Bulletin #41: Open Letter to Yoruba Obas Forum

By Femi Odedeyi
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Your Royal Highnesses,
The Yoruba Referendum Committee welcomes your direct intervention in the efforts to Restructure Nigeria. The Communique at the end of your Annual General Meeting held on Monday, November 27, 2023, provides a good basis for an engagement with the aim of arriving at a practical road map that will usher in a Restructured Nigeria of our dreams.

Your Communique demanded, among others, the following from the Federal Government: (A) to have specific constitutional roles for all traditional rulers in the country as a fourth tier of the government, (B) immediately expedite action granting Local Government Autonomy to Local Government authorities (C) create a special intervention fund for security which would be administered by the traditional rulers as a way to improve on the spate of insecurity in the country.(D) to critically look into the suggestions proffered during the last Constitutional Review Conference and (E) the Local Government Authorities and Traditional rulers as well as the States to have better control of resources within their domain.

The Yoruba Referendum Committee humbly responds to your Communique as follows:

i. The Federal Government cannot be asked to have specific Constitutional roles for all traditional rulers in the country as a fourth tier of government because there is no such tier in any Federation. A Federation is a system of coordinate jurisdiction between the Center (National) and the Federating Unit(sub-national). Therefore, asking the Federal Government to make traditional rulers a fourth tier of government already neutralizes the concept of Federalism.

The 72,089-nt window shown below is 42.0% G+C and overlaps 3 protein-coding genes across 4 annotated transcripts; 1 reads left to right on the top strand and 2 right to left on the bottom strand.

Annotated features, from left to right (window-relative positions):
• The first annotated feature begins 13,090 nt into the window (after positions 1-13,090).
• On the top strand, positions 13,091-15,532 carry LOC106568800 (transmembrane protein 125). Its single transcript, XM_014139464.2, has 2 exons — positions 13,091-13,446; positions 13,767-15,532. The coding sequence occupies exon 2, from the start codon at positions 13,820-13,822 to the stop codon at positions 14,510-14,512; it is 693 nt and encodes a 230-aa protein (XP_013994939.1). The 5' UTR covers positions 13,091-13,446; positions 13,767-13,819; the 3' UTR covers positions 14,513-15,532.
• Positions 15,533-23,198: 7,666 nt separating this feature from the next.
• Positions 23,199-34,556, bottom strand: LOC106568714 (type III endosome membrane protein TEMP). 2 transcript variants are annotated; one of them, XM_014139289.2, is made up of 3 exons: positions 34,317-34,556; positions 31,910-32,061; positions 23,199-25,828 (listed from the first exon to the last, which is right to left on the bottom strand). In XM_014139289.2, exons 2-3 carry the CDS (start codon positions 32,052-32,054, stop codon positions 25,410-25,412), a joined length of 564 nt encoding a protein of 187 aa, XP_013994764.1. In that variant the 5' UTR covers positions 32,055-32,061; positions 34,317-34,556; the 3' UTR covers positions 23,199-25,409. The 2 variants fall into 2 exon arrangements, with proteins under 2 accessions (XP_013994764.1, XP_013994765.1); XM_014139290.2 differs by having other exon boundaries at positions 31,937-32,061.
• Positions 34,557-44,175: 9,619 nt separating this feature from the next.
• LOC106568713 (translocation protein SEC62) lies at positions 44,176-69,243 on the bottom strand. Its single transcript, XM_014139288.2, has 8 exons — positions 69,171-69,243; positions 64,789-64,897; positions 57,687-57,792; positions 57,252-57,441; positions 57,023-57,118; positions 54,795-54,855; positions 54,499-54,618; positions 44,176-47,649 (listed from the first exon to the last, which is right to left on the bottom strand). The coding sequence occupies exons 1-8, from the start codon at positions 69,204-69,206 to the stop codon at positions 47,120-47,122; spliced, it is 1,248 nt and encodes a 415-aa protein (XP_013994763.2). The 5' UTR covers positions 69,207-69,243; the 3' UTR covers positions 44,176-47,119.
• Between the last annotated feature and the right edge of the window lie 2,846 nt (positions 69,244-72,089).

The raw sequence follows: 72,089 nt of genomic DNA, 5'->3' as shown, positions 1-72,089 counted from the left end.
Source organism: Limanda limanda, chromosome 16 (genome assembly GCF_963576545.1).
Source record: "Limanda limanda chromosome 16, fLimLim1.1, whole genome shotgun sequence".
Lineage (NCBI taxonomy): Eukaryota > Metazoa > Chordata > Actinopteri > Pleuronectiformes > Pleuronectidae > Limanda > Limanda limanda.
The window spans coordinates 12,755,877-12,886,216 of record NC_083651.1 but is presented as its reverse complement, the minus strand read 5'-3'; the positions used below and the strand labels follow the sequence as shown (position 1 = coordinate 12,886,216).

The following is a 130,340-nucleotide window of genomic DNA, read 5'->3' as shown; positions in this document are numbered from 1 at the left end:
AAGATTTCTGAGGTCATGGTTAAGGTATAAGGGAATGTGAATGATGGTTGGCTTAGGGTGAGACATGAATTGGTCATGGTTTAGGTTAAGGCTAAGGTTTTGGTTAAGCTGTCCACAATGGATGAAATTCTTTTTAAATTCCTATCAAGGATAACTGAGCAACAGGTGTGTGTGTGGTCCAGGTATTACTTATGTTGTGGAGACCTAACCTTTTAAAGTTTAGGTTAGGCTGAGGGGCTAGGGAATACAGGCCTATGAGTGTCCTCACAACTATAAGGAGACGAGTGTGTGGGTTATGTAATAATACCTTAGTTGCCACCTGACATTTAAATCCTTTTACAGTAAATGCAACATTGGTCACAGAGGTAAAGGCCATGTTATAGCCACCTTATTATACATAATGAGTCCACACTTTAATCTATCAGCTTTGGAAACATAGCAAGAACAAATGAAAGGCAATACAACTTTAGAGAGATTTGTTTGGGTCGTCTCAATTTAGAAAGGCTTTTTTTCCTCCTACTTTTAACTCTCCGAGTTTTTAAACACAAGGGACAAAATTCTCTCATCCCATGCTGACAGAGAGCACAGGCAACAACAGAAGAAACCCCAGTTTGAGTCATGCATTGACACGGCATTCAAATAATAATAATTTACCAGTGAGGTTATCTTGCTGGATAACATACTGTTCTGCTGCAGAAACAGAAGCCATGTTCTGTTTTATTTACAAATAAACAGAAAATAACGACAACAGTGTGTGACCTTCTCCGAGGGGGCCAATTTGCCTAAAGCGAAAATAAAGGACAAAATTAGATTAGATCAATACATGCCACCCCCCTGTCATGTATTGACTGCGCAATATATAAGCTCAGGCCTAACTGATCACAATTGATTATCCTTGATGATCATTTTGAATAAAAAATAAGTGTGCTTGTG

ii. Traditional rulership is culture specific, especially in a Multinational and Multi-cultural country like Nigeria. As Yoruba Obas, you represent a specific culture within the Nigerian context, therefore, your role in governance of Yorubaland ordinarily should have no input from the center as the Yoruba and their Obas have, over the centuries, during pre-colonial, colonial, and post-colonial periods, established proven relevance and authority of the Oba, in their varied good, bad, and ugly components. Hence, for the Yoruba, our political space is also a cultural space with time-honored values. This historical and contemporary reality cannot be surrendered to the Federal Government. Besides, were the Federal Government to accede to this request means already the quest for Restructuring is already defeated because it presupposes that the existing STRUCTURE is a given; that is, the question to be answered is no longer the STRUCTURE of the Federation but merely the reconfiguration of its mode of governance.